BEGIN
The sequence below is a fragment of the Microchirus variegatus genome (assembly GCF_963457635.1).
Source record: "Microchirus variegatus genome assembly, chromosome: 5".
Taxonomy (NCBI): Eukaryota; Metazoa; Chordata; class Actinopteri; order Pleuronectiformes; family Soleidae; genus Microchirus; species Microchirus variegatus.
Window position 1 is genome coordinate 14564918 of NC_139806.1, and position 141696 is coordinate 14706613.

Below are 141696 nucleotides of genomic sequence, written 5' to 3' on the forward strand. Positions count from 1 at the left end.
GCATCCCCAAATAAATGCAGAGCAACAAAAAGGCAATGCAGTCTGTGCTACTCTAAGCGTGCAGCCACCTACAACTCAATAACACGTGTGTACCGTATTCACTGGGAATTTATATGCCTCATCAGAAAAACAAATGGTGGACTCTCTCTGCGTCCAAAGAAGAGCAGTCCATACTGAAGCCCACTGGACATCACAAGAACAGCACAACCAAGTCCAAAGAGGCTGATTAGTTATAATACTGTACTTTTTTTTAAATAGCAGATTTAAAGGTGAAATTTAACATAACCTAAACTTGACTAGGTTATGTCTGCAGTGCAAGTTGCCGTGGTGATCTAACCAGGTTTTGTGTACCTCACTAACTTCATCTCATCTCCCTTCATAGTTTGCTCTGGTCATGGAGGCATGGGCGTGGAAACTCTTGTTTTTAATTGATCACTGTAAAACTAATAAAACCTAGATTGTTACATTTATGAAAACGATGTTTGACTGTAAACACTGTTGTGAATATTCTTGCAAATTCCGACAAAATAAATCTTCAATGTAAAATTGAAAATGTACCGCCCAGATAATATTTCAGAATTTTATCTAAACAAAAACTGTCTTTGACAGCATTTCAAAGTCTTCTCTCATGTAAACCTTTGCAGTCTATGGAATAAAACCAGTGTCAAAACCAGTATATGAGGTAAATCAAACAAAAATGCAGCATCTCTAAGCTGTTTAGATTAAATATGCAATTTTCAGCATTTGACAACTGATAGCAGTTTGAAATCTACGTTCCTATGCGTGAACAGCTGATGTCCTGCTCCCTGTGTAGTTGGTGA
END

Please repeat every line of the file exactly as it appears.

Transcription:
The sequence below is a fragment of the Microchirus variegatus genome (assembly GCF_963457635.1).
Source record: "Microchirus variegatus genome assembly, chromosome: 5".
Taxonomy (NCBI): Eukaryota; Metazoa; Chordata; class Actinopteri; order Pleuronectiformes; family Soleidae; genus Microchirus; species Microchirus variegatus.
Window position 1 is genome coordinate 14564918 of NC_139806.1, and position 141696 is coordinate 14706613.

Below are 141696 nucleotides of genomic sequence, written 5' to 3' on the forward strand. Positions count from 1 at the left end.
GCATCCCCAAATAAATGCAGAGCAACAAAAAGGCAATGCAGTCTGTGCTACTCTAAGCGTGCAGCCACCTACAACTCAATAACACGTGTGTACCGTATTCACTGGGAATTTATATGCCTCATCAGAAAAACAAATGGTGGACTCTCTCTGCGTCCAAAGAAGAGCAGTCCATACTGAAGCCCACTGGACATCACAAGAACAGCACAACCAAGTCCAAAGAGGCTGATTAGTTATAATACTGTACTTTTTTTTAAATAGCAGATTTAAAGGTGAAATTTAACATAACCTAAACTTGACTAGGTTATGTCTGCAGTGCAAGTTGCCGTGGTGATCTAACCAGGTTTTGTGTACCTCACTAACTTCATCTCATCTCCCTTCATAGTTTGCTCTGGTCATGGAGGCATGGGCGTGGAAACTCTTGTTTTTAATTGATCACTGTAAAACTAATAAAACCTAGATTGTTACATTTATGAAAACGATGTTTGACTGTAAACACTGTTGTGAATATTCTTGCAAATTCCGACAAAATAAATCTTCAATGTAAAATTGAAAATGTACCGCCCAGATAATATTTCAGAATTTTATCTAAACAAAAACTGTCTTTGACAGCATTTCAAAGTCTTCTCTCATGTAAACCTTTGCAGTCTATGGAATAAAACCAGTGTCAAAACCAGTATATGAGGTAAATCAAACAAAAATGCAGCATCTCTAAGCTGTTTAGATTAAATATGCAATTTTCAGCATTTGACAACTGATAGCAGTTTGAAATCTACGTTCCTATGCGTGAACAGCTGATGTCCTGCTCCCTGTGTAGTTGGTGA